Bob Ziegelbauer wants to make it clear he’s not placing himself above his fellow state lawmakers: “I don’t want to be judgmental and say, all these other guys, they’re just money grubbers.”
That’s not his point at all. Ziegelbauer, the lone independent among the Wisconsin Legislature’s 132 members, says raising money has never been a big factor in his political career, which spans three decades. The state Assembly representative from Manitowoc, who also serves as Manitowoc County executive, has always run modest campaigns that are largely self-financed.
In the 2010 election, his first as an independent, Ziegelbauer raised and spent — the totals agree to the cent — $23,852.99, of which $15,900 came from Ziegelbauer himself. His Democratic opponent, whom he beat by 17 percentage points, raised and spent about $50,000.
Ziegelbauer, 60, who recently announced that he will not seek re-election this fall, does not deny the critical role that money plays in the political process.
“It does make a difference,” Ziegelbauer says in an interview from his Capitol office. “I’ve had the luxury of being able to avoid most of the impact, (but) I’ve occasionally observed colleagues of both parties who appear to believe that money is everything.”
And Ziegelbauer believes things are getting worse now that the state is entering “the era of the perpetual campaign,” where elections are followed by recalls that prompt new elections. He thinks that’s bad for Wisconsin, and for democracy.
There is another troubling trend, the one that prompted him to leave the Democratic Party and become an independent.
“During the last 20 years, we’ve seen the evolution of both parties to the extremes,” Ziegelbauer says. “The Democratic Party in Wisconsin has moved more to the left. The Republicans have moved more to the right.”
Ziegelbauer ran as a Democrat for state Assembly in 1980, when he lost, and in nine successful elections beginning in 1992. But it became an increasingly uncomfortable fit — especially in the 2009-10 session, where he found himself opposing many parts of the Democrats’ agenda.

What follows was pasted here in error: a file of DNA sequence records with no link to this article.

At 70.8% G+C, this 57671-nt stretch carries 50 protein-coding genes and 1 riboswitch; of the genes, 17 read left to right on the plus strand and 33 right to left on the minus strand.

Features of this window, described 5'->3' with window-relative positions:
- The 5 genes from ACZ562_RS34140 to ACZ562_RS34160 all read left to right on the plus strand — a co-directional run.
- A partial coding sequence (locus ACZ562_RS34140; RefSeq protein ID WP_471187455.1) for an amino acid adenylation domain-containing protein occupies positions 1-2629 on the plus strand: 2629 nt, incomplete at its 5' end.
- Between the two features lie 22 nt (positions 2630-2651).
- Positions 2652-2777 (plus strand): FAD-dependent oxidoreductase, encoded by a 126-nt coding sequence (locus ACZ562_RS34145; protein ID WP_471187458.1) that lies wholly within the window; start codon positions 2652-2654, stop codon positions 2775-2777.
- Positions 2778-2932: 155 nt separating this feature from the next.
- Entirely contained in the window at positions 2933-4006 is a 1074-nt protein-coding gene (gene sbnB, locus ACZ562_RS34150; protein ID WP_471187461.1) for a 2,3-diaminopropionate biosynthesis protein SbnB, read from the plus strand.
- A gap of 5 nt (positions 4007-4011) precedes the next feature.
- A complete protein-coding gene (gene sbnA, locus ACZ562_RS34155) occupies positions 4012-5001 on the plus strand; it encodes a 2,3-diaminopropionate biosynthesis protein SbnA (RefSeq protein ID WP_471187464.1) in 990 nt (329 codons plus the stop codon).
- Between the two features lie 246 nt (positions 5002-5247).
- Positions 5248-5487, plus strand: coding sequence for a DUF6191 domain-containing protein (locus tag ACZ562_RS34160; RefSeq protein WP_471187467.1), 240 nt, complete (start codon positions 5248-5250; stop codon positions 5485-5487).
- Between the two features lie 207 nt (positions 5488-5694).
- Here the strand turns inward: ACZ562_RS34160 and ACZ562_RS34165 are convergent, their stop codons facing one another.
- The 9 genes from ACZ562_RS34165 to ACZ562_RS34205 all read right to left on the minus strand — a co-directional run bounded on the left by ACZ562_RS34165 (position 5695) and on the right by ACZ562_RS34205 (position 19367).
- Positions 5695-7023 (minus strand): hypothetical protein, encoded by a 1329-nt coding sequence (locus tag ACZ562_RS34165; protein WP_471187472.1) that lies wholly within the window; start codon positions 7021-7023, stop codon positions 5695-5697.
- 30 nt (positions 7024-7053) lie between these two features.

And so he did what for many politicians would be the unthinkable: Declared his independence.
Again, Ziegelbauer chalks this up to his district. He says the Manitowoc area has stayed conservatively Democratic, even as Democrats became more liberal. As he puts it, “The Democratic Party moved too far and too fast out of my community … and I was still there.”
While he opted against “switching jerseys” and becoming a Republican, he’s mostly sided with the GOP during the current legislative session, including his support for Gov. Scott Walker’s curbs on collective bargaining for public employees. But Ziegelbauer has sometimes broken from the pack.
Ziegelbauer voted against a bill to exempt a small parcel of land near Green Bay from state wetlands rules, agreeing with Democrats that the project could have gone through the normal regulatory process. He also opposed the Republicans’ redistricting plan, which he thought was much too partisan. (The new plan, he says, will not significantly affect his own district.)
In 2006 and again in 2010, Ziegelbauer was elected Manitowoc County executive. It’s a full-time job but he’s always held one of these during his years in the Assembly. It makes for a long work week but “I’m a single guy and it’s no problem.”
Having this job has helped Ziegelbauer appreciate the challenges of managing a local government. It makes him glad he sided with Walker and the GOP on changes to collective bargaining.
“Here in Manitowoc County,” Ziegelbauer says, “we’ve made progress and saved lots of jobs because of the flexibility we’ve been given to manage.”
In fact, Ziegelbauer says it will “take much more than a recall election” of the governor and a few more Republican senators to roll back the clock on these changes. There’s still the Assembly, which Republicans control, with or without help from a lone independent.
The Money and Politics Project, a partnership of the Center and MapLight, is supported by the Open Society Institute. The nonprofit Wisconsin Center for Investigative Journalism (www.WisconsinWatch.org) collaborates with Wisconsin Public Radio, Wisconsin Public Television, other news media and the UW-Madison School of Journalism and Mass Communication. All works created, published, posted or disseminated by the Center do not necessarily reflect the views or opinions of UW-Madison or any of its affiliates.